As plant-derived meat products gain in popularity, Big Meat is fighting back with labeling laws such as the one passed in Mississippi. Vox has a good summary:
The state now bans plant-based meat providers from using labels like “veggie burger” or “vegan hot dog” on their products. Such labels are potentially punishable with jail time. Words like “burger” and “hot dog” would be permitted only for products from slaughtered livestock. Proponents claim the law is necessary to avoid confusing consumers — but given that the phrase “veggie burger” hasn’t been especially confusing for consumers this whole time, it certainly seems more like an effort to keep alternatives to meat away from shoppers.
According to this Memphis news station, the state is also banning the terms “meatless meatballs” and “vegan bacon.” I regret that I found this source too late to include any meatball jokes in the cartoon. I especially loved the response from the Mississippi Agriculture and Commerce Commissioner to charges of anti-competitive protectionism of the meat industry:
“That’s hogwash,” said Mississippi Agriculture and Commerce Commissioner Andy Gipson. “What prompted this movement is that consumers of Mississippi have been crying out confused about what’s on the shelf. Is this meat? Or is this not meat?”
Yes, he actually used the word “hogwash.” Also, I think he’s insulting the intelligence of Mississippians more than he intends to here. I have a hard time envisioning many people looking at a package labeled “Meatless Veggie Burgers” and crying out in despair “BUT IS IT MEAT???”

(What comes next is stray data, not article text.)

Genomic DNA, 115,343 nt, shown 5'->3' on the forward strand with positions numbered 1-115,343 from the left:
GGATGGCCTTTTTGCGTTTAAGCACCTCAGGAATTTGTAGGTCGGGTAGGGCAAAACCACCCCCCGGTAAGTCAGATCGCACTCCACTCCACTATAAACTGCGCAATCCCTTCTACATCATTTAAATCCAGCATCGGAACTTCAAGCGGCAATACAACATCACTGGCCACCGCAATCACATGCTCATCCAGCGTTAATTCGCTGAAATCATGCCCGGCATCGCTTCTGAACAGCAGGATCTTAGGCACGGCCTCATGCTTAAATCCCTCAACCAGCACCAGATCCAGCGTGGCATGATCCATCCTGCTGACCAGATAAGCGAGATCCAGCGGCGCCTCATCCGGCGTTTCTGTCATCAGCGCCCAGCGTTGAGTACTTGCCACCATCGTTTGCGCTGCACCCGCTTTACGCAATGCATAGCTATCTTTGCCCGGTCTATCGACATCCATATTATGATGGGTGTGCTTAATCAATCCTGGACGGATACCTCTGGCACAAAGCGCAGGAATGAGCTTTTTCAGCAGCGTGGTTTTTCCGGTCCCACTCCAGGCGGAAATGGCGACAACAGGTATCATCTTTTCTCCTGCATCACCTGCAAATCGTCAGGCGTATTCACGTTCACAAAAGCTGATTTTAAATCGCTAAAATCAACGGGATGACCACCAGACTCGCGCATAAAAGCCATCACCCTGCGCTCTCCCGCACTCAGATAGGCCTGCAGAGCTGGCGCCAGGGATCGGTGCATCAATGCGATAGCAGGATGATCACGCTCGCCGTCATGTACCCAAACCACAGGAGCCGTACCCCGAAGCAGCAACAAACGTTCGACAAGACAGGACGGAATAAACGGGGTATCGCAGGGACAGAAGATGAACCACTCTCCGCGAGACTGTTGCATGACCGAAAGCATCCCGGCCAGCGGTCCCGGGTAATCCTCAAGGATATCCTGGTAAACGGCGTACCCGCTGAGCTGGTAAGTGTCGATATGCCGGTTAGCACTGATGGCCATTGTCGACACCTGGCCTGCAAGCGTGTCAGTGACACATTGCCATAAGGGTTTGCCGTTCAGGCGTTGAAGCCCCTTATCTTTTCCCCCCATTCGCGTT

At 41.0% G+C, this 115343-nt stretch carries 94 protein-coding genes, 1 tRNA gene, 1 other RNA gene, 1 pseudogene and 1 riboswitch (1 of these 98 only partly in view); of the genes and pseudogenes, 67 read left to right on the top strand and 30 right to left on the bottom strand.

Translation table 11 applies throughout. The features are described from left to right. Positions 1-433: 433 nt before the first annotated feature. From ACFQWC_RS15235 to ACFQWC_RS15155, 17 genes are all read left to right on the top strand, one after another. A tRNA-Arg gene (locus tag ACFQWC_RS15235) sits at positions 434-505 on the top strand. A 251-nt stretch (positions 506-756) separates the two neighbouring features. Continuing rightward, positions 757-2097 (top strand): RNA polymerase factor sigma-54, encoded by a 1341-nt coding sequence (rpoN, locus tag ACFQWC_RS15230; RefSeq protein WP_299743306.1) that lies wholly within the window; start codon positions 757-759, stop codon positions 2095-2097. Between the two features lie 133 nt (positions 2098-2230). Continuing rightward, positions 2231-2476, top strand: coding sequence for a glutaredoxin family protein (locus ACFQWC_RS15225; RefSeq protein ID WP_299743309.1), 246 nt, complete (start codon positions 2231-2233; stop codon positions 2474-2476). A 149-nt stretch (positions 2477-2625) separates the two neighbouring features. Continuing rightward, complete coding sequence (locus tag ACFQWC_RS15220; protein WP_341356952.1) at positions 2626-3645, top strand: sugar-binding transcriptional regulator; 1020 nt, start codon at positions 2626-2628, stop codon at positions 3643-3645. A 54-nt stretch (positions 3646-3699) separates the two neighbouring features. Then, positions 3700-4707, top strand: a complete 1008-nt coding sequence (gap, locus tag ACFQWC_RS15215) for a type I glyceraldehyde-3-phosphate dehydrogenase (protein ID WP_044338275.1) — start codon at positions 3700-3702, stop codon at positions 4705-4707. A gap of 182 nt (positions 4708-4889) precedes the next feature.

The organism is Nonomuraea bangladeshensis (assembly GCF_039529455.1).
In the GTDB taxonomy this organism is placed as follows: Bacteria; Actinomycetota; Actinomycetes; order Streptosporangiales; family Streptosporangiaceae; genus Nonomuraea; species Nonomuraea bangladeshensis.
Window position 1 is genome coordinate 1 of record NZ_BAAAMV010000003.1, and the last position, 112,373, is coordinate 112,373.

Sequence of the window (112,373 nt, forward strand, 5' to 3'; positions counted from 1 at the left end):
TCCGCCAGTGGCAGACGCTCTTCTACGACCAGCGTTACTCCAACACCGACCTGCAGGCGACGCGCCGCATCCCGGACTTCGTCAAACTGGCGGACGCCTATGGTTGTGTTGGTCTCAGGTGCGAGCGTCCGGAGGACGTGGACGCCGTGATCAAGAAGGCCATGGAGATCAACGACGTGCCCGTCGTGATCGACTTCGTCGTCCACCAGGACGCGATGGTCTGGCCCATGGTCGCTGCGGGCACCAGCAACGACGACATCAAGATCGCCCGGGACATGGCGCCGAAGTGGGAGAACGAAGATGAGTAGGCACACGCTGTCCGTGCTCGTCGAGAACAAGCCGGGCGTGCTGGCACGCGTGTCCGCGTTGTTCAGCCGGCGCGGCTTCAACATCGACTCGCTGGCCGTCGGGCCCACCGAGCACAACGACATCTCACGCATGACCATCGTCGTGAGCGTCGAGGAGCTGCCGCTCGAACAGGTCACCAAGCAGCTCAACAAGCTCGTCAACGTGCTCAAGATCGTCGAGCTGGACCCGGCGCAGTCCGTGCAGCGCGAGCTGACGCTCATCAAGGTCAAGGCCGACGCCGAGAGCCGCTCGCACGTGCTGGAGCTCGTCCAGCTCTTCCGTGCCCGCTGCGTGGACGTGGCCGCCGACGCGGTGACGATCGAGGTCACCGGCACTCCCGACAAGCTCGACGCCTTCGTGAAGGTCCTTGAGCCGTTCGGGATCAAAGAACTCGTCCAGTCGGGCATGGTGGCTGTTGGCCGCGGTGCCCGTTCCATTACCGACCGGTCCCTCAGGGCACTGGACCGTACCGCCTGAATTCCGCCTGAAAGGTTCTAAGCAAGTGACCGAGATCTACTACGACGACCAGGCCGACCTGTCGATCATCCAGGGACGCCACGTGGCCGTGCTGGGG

I find the right’s obsession with meat culturally fascinating. When it made the news a few months ago that cattle farming is contributing massively to climate change, Fox and other outlets went bonkers with fear-stoking about “the libs wanting to take away your hamburgers.” The alt-right regularly insults lefty men as “soy boys” (never mind the fact that soy protein is excellent for building muscle mass). Meat is so heavily gendered and semiotically rich, there’s so much to unpack!
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I’ve been wanting to talk about the word “populism” for a while, as it’s been abused so much in political discourse lately that it has become meaningless and, I would argue, misleading. The term has always been a bit nebulous — a positive interpretation is “ordinary people vs. the powers that be” or “the grassroots.” A less charitable usage is “politicians pandering to the masses” or “rabble-rousing,” which is in itself an implicit critique of democracy’s potential excesses — giving the people what they want without regard to the soundness of the policy.
Nowadays, the term is used routinely by journalists to refer to two movements that are pretty much opposites; it has become an empty word that lets journalists off the hook from actually having to describe the content of the political movements to which they are referring. Trump (and Bannon and other right-wing authoritarian leaders around the world) is often referred to as a “populist” because he displays faux concern for the working class and a resentment of science and education, but his policies are in fact grotesquely elitist. If by “populist” we mean whipping up resentment against immigrants and people of color, then we should say that. Otherwise, “populism” is just a lazy euphemism for racism.
Put another way, “populism” has become a tool for false equivalence between corrupt oligarchs and progressive leaders who operate in the traditions of enlightened democracy.